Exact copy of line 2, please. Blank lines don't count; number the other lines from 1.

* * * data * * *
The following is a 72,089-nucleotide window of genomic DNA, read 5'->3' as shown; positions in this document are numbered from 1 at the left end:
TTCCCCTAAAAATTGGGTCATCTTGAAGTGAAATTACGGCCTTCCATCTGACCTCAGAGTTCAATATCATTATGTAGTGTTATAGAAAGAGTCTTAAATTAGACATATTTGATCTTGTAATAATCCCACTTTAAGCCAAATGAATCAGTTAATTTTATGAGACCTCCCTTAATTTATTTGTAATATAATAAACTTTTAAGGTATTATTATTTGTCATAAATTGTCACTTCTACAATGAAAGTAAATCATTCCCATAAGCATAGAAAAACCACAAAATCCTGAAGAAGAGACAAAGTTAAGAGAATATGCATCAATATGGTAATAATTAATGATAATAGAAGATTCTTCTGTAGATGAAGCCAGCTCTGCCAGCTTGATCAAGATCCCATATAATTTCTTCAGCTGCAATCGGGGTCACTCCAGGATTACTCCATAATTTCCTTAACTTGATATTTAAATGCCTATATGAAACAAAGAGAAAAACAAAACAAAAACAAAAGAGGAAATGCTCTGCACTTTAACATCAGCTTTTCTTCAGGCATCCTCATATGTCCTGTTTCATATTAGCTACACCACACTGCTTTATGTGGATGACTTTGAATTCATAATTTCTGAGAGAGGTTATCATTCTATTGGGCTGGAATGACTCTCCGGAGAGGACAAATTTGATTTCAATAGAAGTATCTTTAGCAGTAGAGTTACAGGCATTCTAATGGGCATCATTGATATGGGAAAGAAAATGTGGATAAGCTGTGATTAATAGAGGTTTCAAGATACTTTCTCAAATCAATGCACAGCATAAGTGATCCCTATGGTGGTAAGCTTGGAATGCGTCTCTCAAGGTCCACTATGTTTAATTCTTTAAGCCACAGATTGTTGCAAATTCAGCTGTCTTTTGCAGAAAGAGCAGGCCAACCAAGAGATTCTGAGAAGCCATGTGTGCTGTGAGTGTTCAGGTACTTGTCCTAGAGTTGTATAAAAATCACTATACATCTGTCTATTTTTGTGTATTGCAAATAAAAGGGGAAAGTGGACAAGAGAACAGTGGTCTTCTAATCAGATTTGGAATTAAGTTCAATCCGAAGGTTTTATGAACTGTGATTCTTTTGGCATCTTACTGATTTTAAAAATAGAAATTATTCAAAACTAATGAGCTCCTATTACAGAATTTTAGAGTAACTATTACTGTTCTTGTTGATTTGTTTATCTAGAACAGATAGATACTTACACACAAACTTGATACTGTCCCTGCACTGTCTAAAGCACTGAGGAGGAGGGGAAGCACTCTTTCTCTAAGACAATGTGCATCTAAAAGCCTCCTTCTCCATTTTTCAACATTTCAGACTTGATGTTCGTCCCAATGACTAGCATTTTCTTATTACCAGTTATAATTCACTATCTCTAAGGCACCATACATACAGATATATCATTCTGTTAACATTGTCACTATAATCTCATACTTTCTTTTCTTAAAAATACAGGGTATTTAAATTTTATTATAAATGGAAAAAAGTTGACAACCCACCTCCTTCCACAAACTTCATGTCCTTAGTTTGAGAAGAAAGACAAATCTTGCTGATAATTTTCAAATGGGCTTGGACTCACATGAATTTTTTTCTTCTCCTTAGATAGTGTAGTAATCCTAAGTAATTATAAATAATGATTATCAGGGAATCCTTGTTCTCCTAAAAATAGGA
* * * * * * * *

TTCCCCTAAAAATTGGGTCATCTTGAAGTGAAATTACGGCCTTCCATCTGACCTCAGAGTTCAATATCATTATGTAGTGTTATAGAAAGAGTCTTAAATTAGACATATTTGATCTTGTAATAATCCCACTTTAAGCCAAATGAATCAGTTAATTTTATGAGACCTCCCTTAATTTATTTGTAATATAATAAACTTTTAAGGTATTATTATTTGTCATAAATTGTCACTTCTACAATGAAAGTAAATCATTCCCATAAGCATAGAAAAACCACAAAATCCTGAAGAAGAGACAAAGTTAAGAGAATATGCATCAATATGGTAATAATTAATGATAATAGAAGATTCTTCTGTAGATGAAGCCAGCTCTGCCAGCTTGATCAAGATCCCATATAATTTCTTCAGCTGCAATCGGGGTCACTCCAGGATTACTCCATAATTTCCTTAACTTGATATTTAAATGCCTATATGAAACAAAGAGAAAAACAAAACAAAAACAAAAGAGGAAATGCTCTGCACTTTAACATCAGCTTTTCTTCAGGCATCCTCATATGTCCTGTTTCATATTAGCTACACCACACTGCTTTATGTGGATGACTTTGAATTCATAATTTCTGAGAGAGGTTATCATTCTATTGGGCTGGAATGACTCTCCGGAGAGGACAAATTTGATTTCAATAGAAGTATCTTTAGCAGTAGAGTTACAGGCATTCTAATGGGCATCATTGATATGGGAAAGAAAATGTGGATAAGCTGTGATTAATAGAGGTTTCAAGATACTTTCTCAAATCAATGCACAGCATAAGTGATCCCTATGGTGGTAAGCTTGGAATGCGTCTCTCAAGGTCCACTATGTTTAATTCTTTAAGCCACAGATTGTTGCAAATTCAGCTGTCTTTTGCAGAAAGAGCAGGCCAACCAAGAGATTCTGAGAAGCCATGTGTGCTGTGAGTGTTCAGGTACTTGTCCTAGAGTTGTATAAAAATCACTATACATCTGTCTATTTTTGTGTATTGCAAATAAAAGGGGAAAGTGGACAAGAGAACAGTGGTCTTCTAATCAGATTTGGAATTAAGTTCAATCCGAAGGTTTTATGAACTGTGATTCTTTTGGCATCTTACTGATTTTAAAAATAGAAATTATTCAAAACTAATGAGCTCCTATTACAGAATTTTAGAGTAACTATTACTGTTCTTGTTGATTTGTTTATCTAGAACAGATAGATACTTACACACAAACTTGATACTGTCCCTGCACTGTCTAAAGCACTGAGGAGGAGGGGAAGCACTCTTTCTCTAAGACAATGTGCATCTAAAAGCCTCCTTCTCCATTTTTCAACATTTCAGACTTGATGTTCGTCCCAATGACTAGCATTTTCTTATTACCAGTTATAATTCACTATCTCTAAGGCACCATACATACAGATATATCATTCTGTTAACATTGTCACTATAATCTCATACTTTCTTTTCTTAAAAATACAGGGTATTTAAATTTTATTATAAATGGAAAAAAGTTGACAACCCACCTCCTTCCACAAACTTCATGTCCTTAGTTTGAGAAGAAAGACAAATCTTGCTGATAATTTTCAAATGGGCTTGGACTCACATGAATTTTTTTCTTCTCCTTAGATAGTGTAGTAATCCTAAGTAATTATAAATAATGATTATCAGGGAATCCTTGTTCTCCTAAAAATAGGA